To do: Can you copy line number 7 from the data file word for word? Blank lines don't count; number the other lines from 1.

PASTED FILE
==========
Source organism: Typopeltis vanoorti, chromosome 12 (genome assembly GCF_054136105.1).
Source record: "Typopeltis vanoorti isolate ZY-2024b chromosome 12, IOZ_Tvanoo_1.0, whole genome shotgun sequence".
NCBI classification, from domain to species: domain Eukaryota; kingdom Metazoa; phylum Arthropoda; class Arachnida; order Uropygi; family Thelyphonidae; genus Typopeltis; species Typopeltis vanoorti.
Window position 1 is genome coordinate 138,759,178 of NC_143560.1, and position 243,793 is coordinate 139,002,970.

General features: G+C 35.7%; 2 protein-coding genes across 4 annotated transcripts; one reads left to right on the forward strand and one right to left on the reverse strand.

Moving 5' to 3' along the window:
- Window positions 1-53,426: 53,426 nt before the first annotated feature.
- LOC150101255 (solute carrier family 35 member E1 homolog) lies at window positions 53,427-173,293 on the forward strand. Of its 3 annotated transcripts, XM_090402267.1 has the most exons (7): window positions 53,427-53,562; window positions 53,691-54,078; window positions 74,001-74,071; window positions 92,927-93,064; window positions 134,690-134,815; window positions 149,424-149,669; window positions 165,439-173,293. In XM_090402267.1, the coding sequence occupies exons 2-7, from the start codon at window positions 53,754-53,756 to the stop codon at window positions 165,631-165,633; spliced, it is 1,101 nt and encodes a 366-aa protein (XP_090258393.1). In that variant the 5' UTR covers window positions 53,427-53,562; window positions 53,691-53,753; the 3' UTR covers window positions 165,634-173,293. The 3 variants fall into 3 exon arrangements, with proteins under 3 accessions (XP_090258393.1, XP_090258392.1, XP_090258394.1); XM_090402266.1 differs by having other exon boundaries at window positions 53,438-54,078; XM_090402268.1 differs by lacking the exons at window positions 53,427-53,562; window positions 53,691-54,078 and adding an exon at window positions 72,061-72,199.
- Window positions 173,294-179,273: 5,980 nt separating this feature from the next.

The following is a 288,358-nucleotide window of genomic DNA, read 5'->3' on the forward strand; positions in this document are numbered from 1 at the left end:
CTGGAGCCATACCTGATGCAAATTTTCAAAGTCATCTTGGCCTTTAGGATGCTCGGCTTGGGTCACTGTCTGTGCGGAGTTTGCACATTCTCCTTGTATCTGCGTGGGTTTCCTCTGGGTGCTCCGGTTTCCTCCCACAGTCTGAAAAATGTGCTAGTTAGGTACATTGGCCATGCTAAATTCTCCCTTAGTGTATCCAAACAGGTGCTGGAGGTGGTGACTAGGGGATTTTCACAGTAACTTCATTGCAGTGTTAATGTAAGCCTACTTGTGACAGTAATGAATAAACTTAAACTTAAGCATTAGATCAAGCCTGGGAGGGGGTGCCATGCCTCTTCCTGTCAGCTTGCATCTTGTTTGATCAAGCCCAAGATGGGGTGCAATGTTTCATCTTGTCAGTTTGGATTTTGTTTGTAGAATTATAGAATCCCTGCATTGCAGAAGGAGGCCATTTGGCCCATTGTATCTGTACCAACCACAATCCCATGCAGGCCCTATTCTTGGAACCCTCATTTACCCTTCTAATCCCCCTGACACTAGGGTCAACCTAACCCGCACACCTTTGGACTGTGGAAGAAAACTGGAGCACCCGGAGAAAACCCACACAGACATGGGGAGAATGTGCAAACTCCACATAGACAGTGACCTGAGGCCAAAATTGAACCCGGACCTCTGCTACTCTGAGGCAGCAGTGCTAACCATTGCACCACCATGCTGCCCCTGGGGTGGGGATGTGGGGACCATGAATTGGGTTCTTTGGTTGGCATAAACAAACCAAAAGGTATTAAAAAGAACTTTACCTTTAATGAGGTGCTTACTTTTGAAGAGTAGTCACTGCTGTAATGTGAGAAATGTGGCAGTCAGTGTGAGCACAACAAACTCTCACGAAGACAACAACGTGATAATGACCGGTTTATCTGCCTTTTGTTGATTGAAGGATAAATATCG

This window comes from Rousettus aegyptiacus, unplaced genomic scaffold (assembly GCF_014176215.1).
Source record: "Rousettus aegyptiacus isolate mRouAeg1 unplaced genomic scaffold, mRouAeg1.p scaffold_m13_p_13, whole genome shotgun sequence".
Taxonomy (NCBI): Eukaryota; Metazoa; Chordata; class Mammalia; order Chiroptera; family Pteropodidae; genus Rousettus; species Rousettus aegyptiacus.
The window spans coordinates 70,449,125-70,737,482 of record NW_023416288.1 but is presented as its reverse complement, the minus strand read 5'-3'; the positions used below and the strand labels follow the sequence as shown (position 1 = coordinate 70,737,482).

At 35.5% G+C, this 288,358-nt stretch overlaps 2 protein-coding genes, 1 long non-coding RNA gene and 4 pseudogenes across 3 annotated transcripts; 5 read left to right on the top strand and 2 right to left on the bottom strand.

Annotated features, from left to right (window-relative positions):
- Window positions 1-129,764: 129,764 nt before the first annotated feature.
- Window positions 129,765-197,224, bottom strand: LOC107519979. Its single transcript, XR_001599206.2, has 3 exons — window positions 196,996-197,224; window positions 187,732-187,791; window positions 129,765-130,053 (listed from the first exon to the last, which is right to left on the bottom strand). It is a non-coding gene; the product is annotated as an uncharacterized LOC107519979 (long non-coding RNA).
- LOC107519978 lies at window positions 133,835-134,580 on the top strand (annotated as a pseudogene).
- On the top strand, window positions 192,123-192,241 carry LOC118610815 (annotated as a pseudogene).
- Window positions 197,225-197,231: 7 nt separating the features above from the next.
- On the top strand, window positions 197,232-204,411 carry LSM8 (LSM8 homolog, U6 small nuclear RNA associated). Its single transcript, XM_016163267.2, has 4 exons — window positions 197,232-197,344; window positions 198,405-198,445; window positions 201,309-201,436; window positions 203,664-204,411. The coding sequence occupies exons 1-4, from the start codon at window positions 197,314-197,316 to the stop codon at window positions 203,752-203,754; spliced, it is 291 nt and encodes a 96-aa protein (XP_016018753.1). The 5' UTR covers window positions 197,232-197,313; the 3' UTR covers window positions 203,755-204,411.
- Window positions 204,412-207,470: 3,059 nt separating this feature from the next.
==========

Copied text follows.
- Window positions 1-53,426: 53,426 nt before the first annotated feature.